Prune raspberries in winter to increase your harvest and reduce pest problems.
Summer and everbearing raspberries form fruit on two-year-old canes. Start by removing any canes that bore fruit last summer. These are done producing and when left in place increase pest problems and make harvesting more difficult. Prune these 2-year-old canes to ground level. Leave stems intact on everbearing plants that bore fruit in fall. These one-year-old stems will produce berries this coming summer.
Now thin the plantings to 3 to 4 canes per foot or 6 to 8 stems per hill. This will open up the planting for better light penetration and air circulation. This means fewer disease problems and a bigger harvest.
Remove no more than ¼ the total height of the remaining stems. The more you prune the smaller your harvest.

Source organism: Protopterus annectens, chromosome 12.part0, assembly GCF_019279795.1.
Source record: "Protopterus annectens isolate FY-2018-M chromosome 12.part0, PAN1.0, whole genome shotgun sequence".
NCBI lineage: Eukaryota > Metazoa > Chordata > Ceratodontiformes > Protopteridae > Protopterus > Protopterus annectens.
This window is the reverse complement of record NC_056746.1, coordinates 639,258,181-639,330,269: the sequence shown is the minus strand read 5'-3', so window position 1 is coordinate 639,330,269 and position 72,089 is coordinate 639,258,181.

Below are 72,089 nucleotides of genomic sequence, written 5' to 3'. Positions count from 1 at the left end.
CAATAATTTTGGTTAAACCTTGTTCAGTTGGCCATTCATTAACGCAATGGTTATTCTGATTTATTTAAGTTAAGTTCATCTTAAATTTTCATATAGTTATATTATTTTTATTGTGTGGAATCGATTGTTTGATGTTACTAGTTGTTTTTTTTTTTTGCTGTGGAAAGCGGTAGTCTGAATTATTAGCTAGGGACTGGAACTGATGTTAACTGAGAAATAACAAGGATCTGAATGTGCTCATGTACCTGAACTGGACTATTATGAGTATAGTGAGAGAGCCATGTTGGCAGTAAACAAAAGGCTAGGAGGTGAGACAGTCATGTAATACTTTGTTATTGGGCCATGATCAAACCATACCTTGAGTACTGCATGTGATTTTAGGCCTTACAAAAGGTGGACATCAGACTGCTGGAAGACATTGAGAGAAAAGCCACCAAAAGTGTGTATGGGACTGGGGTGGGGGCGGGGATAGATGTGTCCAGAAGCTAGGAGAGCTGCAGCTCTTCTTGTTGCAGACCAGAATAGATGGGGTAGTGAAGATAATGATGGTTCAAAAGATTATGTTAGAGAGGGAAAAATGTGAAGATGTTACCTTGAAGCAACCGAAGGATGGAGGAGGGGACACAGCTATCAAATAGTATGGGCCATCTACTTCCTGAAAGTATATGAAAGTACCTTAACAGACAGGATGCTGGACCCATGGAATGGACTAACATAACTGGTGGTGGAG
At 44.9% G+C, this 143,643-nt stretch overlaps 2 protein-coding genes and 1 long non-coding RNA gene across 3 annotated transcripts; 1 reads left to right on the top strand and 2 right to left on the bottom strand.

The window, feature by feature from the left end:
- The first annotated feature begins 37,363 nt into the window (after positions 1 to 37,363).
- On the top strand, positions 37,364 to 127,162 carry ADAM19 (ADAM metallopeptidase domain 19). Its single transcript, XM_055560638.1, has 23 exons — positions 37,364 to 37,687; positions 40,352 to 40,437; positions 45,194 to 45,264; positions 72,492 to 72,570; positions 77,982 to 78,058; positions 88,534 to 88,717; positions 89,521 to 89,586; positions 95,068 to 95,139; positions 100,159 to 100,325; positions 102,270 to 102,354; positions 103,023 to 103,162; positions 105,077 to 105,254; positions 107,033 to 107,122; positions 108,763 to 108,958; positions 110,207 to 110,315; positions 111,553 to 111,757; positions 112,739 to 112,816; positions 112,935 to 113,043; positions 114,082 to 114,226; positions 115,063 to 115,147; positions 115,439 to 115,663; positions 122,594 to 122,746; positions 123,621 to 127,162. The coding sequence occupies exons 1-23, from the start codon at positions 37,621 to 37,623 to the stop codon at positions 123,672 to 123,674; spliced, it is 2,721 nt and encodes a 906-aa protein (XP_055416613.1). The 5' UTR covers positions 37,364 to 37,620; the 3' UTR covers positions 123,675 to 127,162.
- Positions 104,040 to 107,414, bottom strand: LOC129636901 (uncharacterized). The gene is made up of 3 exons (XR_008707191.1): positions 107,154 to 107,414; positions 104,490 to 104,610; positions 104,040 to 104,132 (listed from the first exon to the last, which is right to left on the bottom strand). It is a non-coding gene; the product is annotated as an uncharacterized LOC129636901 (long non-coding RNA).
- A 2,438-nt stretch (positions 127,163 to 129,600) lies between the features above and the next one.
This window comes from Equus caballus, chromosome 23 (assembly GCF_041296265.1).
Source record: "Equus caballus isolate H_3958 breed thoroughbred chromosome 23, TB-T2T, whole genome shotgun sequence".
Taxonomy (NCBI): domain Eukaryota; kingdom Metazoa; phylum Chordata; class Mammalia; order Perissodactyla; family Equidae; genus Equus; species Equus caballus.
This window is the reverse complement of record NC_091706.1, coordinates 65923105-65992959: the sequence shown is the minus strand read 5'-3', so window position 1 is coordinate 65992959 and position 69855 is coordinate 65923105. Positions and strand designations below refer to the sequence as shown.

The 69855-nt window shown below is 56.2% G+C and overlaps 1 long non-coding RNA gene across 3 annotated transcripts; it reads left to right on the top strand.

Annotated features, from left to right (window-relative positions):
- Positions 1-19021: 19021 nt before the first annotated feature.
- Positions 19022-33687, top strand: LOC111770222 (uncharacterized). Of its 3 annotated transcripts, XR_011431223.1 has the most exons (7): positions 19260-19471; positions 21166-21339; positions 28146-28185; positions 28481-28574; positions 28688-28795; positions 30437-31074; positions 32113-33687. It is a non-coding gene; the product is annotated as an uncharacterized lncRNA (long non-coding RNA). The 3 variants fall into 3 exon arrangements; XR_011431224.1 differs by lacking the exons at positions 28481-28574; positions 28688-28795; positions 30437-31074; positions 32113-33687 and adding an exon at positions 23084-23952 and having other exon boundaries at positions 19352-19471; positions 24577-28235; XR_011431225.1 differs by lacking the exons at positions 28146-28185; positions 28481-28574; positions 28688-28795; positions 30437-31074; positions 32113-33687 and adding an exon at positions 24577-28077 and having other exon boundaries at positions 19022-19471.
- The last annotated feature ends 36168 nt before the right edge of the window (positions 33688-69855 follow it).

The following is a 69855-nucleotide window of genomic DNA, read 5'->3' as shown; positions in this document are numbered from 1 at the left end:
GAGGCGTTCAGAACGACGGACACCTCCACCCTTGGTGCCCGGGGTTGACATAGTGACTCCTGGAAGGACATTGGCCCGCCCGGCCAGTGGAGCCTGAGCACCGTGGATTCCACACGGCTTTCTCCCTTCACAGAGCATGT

Fall raspberries can be cut to the ground. Pruning back all the stems eliminates the summer crop, but results in an earlier and larger fall harvest.
A bit more information: Routine pruning is also a great time to manage insect and disease problems that are present. Start the pruning process by removing any discolored, swollen or damaged stems. Destroy these potentially infested stems to reduce future pest problems.
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